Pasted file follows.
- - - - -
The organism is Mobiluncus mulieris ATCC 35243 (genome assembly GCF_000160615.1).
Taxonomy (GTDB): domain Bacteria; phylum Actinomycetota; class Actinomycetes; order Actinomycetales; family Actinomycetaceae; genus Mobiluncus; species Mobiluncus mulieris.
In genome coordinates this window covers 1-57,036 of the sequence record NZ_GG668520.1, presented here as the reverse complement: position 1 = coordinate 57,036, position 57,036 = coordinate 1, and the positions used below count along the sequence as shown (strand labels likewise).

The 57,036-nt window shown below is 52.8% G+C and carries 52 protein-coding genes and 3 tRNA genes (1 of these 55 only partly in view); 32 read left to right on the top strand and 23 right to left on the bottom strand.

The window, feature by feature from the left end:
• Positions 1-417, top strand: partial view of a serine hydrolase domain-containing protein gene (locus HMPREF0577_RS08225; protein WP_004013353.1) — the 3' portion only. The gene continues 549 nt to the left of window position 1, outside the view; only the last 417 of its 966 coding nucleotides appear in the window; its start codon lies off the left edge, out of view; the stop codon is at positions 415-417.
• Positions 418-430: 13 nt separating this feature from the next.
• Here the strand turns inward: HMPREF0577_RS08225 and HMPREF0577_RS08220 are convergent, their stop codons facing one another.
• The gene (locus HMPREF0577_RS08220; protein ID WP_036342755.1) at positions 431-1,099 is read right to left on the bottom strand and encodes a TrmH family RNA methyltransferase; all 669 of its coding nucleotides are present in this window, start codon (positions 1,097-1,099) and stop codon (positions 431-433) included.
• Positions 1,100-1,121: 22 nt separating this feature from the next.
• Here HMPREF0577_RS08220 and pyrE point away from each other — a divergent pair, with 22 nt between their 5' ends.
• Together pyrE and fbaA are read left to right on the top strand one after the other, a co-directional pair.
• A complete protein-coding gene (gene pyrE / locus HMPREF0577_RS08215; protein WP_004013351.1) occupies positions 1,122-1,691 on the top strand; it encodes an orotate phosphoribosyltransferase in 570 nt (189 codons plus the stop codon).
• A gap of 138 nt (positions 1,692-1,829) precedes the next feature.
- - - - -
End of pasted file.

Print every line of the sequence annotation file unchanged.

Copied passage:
The organism is Mobiluncus mulieris ATCC 35243 (genome assembly GCF_000160615.1).
Taxonomy (GTDB): domain Bacteria; phylum Actinomycetota; class Actinomycetes; order Actinomycetales; family Actinomycetaceae; genus Mobiluncus; species Mobiluncus mulieris.
In genome coordinates this window covers 1-57,036 of the sequence record NZ_GG668520.1, presented here as the reverse complement: position 1 = coordinate 57,036, position 57,036 = coordinate 1, and the positions used below count along the sequence as shown (strand labels likewise).

The 57,036-nt window shown below is 52.8% G+C and carries 52 protein-coding genes and 3 tRNA genes (1 of these 55 only partly in view); 32 read left to right on the top strand and 23 right to left on the bottom strand.

The window, feature by feature from the left end:
• Positions 1-417, top strand: partial view of a serine hydrolase domain-containing protein gene (locus HMPREF0577_RS08225; protein WP_004013353.1) — the 3' portion only. The gene continues 549 nt to the left of window position 1, outside the view; only the last 417 of its 966 coding nucleotides appear in the window; its start codon lies off the left edge, out of view; the stop codon is at positions 415-417.
• Positions 418-430: 13 nt separating this feature from the next.
• Here the strand turns inward: HMPREF0577_RS08225 and HMPREF0577_RS08220 are convergent, their stop codons facing one another.
• The gene (locus HMPREF0577_RS08220; protein ID WP_036342755.1) at positions 431-1,099 is read right to left on the bottom strand and encodes a TrmH family RNA methyltransferase; all 669 of its coding nucleotides are present in this window, start codon (positions 1,097-1,099) and stop codon (positions 431-433) included.
• Positions 1,100-1,121: 22 nt separating this feature from the next.
• Here HMPREF0577_RS08220 and pyrE point away from each other — a divergent pair, with 22 nt between their 5' ends.
• Together pyrE and fbaA are read left to right on the top strand one after the other, a co-directional pair.
• A complete protein-coding gene (gene pyrE / locus HMPREF0577_RS08215; protein WP_004013351.1) occupies positions 1,122-1,691 on the top strand; it encodes an orotate phosphoribosyltransferase in 570 nt (189 codons plus the stop codon).
• A gap of 138 nt (positions 1,692-1,829) precedes the next feature.